Additive Manufacturing: A New Paradigm for Aircraft Parts?

Could the aircraft parts you sell be manufactured on a printer?  The latest aircraft parts manufacturing technologies that are being developed are using equipment very much like laser printer to build complete aircraft parts.  The research arm of EADS (the parent company to Airbus) has begun using futuristic additive manufacturing technology to make more cost-effective and fuel-efficient aircraft parts.

The most common form of additive manufacturing, also known as 3D printing, works by using software that splits three-dimensional designs into extremely thin layers. The printer then emits a thin layer of powder and, working from that software, uses a laser to harden the layers into the designed shape, stacking each layer on top of the previous one.

Additive manufacturing can reduce materials costs by emitting almost no wasted materials (as opposed to the unused trimmings left over from machining a part from a solid block) and it can also permit design adjustments based on software changes (permitting easy transfer from design-to-manufacturing).

The basic technology of additive manufacturing has been in use since the 1990s. Until recently, however, its utility was largely limited to building non-functional prototypes to test out designs that would ultimately be built using traditional manufacturing techniques. While the simplest form of 3D printing still relies on plastics to create non-functional models, printers are becoming capable of using more complex materials, including various metals, to produce useful products. Some researchers have even speculated that the printers will one day be able to use human tissue, enabling them to “print” organs and obviate the need for donors. Further advances are still necessary before the machines will be optimized to achieve the necessary consistency in output necessary for more widespread use.

A handful of companies, mostly in Europe and the United States, are currently producing and selling 3D printers, while others specialize in using these techniques to manufacture customized products for consumers. Though the technology is still prohibitively expensive for most purposes, costs have been decreasing, and there are currently “desktop” size printers on the market for $10,000. For large, industrial models, however, the price approaches $1 million. Because this technology is not yet considered “cost-effective” for any major manufacturing operation, many companies using printers to manufacture end-user products are subsidized by public funds.

The EADS facility in Filton, England, for example, represents a partnership with the Centre for Additive Layer Manufacturing (CALM) at the University of Exeter. That research group is funded by the European Regional Development Fund ERDF, the South West Regional Development Agency RDA, and the University of Exeter, in addition to EADS.

The joint venture has already yielded important scientific advances. The company has used software associated with additive manufacturing to streamline landing gear components into a design that might not have been possible with traditional methods. The resulting functional pieces, which can be made out of any metal powder, have reduced the weight of the original design by about half, by cutting out excess material that cannot reasonably be eliminated when using other manufacturing processes.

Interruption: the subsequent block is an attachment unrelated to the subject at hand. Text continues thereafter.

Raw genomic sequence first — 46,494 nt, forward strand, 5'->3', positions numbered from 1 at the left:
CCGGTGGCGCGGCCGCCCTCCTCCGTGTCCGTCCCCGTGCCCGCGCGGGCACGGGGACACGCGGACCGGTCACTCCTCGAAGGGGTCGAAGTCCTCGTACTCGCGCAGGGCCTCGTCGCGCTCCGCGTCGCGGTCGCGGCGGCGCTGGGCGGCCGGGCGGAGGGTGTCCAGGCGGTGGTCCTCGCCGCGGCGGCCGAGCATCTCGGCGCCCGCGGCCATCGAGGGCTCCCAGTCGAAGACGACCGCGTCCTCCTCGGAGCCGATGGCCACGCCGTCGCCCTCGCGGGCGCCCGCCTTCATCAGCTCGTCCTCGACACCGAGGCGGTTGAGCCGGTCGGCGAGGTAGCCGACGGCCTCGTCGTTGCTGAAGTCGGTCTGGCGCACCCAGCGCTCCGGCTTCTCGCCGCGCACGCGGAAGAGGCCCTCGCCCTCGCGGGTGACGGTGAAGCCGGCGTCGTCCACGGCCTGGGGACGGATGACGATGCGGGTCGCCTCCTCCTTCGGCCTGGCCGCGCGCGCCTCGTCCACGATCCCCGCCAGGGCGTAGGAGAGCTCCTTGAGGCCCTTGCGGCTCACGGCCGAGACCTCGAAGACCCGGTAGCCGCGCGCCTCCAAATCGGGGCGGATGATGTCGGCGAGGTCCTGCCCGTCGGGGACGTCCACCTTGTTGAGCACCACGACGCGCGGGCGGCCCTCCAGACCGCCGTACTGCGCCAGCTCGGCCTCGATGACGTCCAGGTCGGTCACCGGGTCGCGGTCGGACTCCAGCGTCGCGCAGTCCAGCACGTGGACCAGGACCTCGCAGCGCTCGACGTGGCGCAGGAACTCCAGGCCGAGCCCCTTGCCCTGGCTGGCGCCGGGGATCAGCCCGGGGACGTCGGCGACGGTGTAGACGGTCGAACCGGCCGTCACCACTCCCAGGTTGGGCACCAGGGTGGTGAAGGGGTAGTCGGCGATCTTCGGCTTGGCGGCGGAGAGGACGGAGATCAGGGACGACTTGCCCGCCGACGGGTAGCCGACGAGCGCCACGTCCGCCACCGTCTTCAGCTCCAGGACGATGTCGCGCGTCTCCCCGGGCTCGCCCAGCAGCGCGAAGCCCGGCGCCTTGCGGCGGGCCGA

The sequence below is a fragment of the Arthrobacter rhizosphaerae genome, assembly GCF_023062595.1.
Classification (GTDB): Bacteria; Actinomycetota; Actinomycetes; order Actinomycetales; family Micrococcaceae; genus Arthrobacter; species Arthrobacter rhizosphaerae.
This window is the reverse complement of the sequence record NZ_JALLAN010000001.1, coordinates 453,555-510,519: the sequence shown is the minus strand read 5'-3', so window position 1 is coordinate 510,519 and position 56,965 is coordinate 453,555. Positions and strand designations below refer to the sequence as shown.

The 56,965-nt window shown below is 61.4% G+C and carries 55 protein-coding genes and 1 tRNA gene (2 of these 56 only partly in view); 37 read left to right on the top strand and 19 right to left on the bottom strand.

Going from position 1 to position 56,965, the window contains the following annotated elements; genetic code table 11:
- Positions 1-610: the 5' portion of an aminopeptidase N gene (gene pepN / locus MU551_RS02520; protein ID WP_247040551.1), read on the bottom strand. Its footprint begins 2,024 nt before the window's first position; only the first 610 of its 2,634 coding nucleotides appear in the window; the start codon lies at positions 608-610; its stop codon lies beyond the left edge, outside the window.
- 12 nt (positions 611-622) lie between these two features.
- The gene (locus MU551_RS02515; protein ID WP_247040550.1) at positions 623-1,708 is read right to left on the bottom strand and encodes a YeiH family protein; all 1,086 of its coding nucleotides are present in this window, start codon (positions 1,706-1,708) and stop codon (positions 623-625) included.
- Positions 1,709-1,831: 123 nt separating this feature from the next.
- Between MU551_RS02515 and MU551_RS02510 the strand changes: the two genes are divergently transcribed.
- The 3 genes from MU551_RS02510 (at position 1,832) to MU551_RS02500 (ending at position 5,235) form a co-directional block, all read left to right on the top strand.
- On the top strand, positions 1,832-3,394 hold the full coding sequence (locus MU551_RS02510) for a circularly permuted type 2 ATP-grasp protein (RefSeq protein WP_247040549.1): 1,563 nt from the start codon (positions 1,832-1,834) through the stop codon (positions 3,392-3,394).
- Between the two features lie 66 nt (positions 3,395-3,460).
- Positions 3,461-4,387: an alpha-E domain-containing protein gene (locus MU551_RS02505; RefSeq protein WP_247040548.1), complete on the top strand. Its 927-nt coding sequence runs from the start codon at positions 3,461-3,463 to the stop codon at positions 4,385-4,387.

Airbus is currently experimenting with a few other types of small parts made through this process. The research team in Filton has already identified about 1,000 aircraft parts that could be made using additive manufacturing. Ultimately, Dan Johns, an EADS executive who runs the CALM project, hopes to bring the technology to a larger scale that will eventually enable companies to “print” full aircraft wings.

These lighter-weight components, once they are broadly incorporated, will save money not only on materials but also will save fuel costs for operators. By some estimates, reducing the weight of an aircraft by only one pound can save the airline over $50,000 in fuel over the course of the aircraft’s estimated 30-year life span. As a result. several companies, including Bentley, Boeing, Delphi, MTT, and Virgin Atlantic, are funding an additional research operation focused on implementing additive manufacturing at Loughborough University in England.

This technology also has the potential to permit manufacturers to better serve customer needs by making it possible to produce parts “on-demand” from a manufacturing software library.

Although the profitability for individual parts manufacturers to start buying 3D printers for production purposes is still in question, companies should pay close attention to developments as it becomes increasingly clear that additive manufacturing could play a role in the future of the aviation industry.


About Jason Dickstein
Mr. Dickstein is the President of the Washington Aviation Group, a Washington, DC-based aviation law firm. He represents several aviation trade associations, including the Aviation Suppliers Association, the Aircraft Electronics Association, the Air Carrier Purchasing Conference, and the Modification and Replacement Parts Association. He also represents private clients drawn from the spectrum of the aviation industry.

One Response to Additive Manufacturing: A New Paradigm for Aircraft Parts?

  1. Pingback: Aircraft parts manufactured on a 3D Printer | 3D Printing is the Future

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